Cottrell desperate to secure Aus’ first women’s singles gold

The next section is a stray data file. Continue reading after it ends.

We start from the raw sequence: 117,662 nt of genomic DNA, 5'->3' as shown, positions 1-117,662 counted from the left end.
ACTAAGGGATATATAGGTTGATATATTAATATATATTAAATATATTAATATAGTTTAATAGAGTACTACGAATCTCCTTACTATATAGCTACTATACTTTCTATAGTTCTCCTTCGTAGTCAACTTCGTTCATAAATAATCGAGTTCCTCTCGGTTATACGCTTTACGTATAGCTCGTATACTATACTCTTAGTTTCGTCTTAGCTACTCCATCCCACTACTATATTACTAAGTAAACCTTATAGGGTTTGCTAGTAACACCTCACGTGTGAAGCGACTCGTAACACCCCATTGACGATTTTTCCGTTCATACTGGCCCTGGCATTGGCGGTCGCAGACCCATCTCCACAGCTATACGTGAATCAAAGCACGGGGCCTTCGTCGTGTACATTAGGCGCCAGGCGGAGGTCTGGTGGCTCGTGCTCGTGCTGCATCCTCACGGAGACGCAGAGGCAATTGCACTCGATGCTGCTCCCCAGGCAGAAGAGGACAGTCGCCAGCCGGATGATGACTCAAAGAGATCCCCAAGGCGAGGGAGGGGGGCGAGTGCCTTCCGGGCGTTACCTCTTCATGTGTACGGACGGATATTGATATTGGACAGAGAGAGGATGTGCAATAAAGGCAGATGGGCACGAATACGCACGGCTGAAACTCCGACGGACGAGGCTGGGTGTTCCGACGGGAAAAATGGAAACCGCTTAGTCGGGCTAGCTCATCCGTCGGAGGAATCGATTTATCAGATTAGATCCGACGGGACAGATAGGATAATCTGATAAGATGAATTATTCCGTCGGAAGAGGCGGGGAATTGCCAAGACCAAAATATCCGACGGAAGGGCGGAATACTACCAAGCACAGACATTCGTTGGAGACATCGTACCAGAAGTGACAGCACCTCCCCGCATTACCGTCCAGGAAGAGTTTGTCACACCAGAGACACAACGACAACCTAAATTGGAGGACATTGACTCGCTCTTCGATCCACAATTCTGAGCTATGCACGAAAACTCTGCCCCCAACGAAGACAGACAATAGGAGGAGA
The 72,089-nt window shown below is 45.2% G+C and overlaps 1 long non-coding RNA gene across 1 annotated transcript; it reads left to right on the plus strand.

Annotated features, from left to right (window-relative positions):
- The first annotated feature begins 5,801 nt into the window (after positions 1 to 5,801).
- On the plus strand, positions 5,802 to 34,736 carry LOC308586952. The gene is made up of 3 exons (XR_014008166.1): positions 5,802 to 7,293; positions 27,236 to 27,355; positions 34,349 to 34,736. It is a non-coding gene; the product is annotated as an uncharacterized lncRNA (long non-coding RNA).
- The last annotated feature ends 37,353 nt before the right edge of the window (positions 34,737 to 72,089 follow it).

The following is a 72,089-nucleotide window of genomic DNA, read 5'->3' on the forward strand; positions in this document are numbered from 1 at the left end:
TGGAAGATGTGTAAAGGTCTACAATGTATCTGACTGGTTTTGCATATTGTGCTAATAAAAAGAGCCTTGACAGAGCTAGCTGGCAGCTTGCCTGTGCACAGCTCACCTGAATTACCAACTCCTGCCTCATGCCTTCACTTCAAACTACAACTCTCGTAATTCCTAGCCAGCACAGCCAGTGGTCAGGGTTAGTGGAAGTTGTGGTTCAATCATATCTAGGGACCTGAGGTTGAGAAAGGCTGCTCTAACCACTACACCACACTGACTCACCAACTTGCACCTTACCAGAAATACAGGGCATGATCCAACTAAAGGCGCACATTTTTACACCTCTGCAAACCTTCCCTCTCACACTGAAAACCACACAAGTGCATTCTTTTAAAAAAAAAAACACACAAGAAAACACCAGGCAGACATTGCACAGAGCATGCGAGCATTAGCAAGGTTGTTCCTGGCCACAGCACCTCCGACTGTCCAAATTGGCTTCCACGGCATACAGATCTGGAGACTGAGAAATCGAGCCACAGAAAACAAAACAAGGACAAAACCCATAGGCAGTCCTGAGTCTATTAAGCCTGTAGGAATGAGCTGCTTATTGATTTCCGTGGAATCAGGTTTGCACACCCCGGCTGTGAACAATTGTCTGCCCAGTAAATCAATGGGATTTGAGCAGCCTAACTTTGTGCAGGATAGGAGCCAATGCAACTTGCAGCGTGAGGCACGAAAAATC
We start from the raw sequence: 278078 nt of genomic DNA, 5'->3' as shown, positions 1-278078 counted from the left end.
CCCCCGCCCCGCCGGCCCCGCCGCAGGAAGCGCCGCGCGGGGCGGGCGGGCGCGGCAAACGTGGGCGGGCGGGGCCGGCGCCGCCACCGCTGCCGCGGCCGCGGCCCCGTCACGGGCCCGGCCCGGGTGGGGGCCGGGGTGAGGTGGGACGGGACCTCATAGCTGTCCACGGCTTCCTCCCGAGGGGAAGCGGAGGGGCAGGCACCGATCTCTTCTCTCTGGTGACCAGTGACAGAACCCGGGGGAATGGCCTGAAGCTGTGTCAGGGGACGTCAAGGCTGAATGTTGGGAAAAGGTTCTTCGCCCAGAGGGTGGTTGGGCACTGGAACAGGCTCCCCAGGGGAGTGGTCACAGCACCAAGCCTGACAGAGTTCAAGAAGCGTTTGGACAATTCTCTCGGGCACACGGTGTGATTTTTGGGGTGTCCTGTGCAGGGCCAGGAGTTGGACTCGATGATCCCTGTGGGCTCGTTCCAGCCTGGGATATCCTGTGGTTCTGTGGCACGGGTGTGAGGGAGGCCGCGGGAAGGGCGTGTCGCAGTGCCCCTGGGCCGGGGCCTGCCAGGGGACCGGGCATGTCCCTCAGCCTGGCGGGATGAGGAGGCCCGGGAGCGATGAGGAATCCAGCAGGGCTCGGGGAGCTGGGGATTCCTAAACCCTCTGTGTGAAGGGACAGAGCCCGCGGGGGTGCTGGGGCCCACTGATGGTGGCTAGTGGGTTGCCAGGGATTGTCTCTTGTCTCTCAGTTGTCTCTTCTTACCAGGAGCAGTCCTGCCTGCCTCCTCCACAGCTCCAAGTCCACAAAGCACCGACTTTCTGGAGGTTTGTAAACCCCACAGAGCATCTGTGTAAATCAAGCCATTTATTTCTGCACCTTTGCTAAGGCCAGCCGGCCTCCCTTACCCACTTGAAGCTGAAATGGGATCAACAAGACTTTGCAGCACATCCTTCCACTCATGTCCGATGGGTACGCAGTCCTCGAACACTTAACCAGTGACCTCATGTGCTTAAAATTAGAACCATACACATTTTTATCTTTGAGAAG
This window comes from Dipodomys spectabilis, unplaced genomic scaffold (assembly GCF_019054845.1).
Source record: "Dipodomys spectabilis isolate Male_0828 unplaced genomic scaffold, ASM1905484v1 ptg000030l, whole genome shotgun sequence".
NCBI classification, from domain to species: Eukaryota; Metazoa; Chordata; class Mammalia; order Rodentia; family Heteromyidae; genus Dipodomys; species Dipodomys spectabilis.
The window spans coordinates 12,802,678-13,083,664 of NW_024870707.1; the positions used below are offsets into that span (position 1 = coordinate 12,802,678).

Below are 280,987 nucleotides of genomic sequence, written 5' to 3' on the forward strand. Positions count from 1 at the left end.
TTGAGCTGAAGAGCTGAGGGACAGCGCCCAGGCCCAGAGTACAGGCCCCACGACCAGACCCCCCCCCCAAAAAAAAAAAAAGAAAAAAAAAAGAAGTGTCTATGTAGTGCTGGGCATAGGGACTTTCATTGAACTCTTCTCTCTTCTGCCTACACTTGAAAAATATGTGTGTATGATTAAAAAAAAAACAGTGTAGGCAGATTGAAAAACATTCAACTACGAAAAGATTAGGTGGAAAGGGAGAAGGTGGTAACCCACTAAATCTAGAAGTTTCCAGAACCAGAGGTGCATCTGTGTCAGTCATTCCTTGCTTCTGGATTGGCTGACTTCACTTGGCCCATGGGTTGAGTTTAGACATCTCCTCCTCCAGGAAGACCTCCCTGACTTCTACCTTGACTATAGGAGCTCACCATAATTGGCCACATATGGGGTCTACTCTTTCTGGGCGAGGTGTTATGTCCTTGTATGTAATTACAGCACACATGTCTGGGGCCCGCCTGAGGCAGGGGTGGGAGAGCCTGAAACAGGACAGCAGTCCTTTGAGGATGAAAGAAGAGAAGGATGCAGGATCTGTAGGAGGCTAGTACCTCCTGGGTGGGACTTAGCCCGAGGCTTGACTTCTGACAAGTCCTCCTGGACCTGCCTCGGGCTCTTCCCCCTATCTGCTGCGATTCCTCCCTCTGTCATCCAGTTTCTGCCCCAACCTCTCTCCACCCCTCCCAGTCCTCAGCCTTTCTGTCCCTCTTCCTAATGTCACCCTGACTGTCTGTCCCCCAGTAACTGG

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Australian lawn bowls whiz Kelsey Cottrell wants her sport at the Olympics, but her immediate focus is on burying the demons of Delhi and winning Commonwealth Games gold, as Jon Tuxworth reports for the Canberra Times . Queenslander Cottrell, 23 and who now lives in Canberra, is looking to create history by becoming the first Australian to win the women’s singles title since it was introduced in 1982. Cottrell first represented Australia when she was 15 and is unsure whether she will play on after Glasgow or pursue a career in journalism. For now, her only aim is to atone for 2010, where she had to settle for bronze after losing her only match of the tournament in the semi-finals. “I feel like I have a point to prove and go one better,” Cottrell said. “I’m pretty thrilled to be given a second chance, that doesn’t happen all the time. For bowls the Commonwealth Games is definitely the most prestigious. It’s the one where we go away and feel like part of an Australian team. “It’s a pretty cool experience, going to breakfast and seeing someone you’ve watched on TV for years in one of your other favourite sports.” Cottrell will also play triples and is one of the big favourites for the singles crown. She believes the continued international growth of the sport should make it a legitimate contender for Olympic inclusion. “That would be awesome. While it may not have the physical demands the other sports do, mentally and tactically it’s one of the hardest sports to play,” she said. “When I watch the Olympics sometimes I think ‘how is that an Olympic sport?’, but each sport has its different qualities. Hopefully it will get some good coverage [at the Commonwealth Games], and people will see how difficult it is and how skillful you have to be to play. I hope it makes the Olympics one day, but it might not be in my time.” Cottrell is one of the big favourites for the women’s singles crown. She rates herself an underdog, although she is confident she can handle Scotland’s slower greens after winning the prestigious Champion of Champions title there in 2009. “That’s probably the one thing I’m holding on to, I know I can win and pull off an upset over there,” she said. “I’ve played on the greens before and been successful, that’s really going to help. We’ve been practicing at a club in Melbourne which has stopped being maintained and has that slow standard of Scotland. “The northern hemisphere teams play on those greens all the time, it’s their backyard and we’re up against it. Aussies have good fighting spirit, we can’t be written off and I think we’re every chance of pulling off an upset.”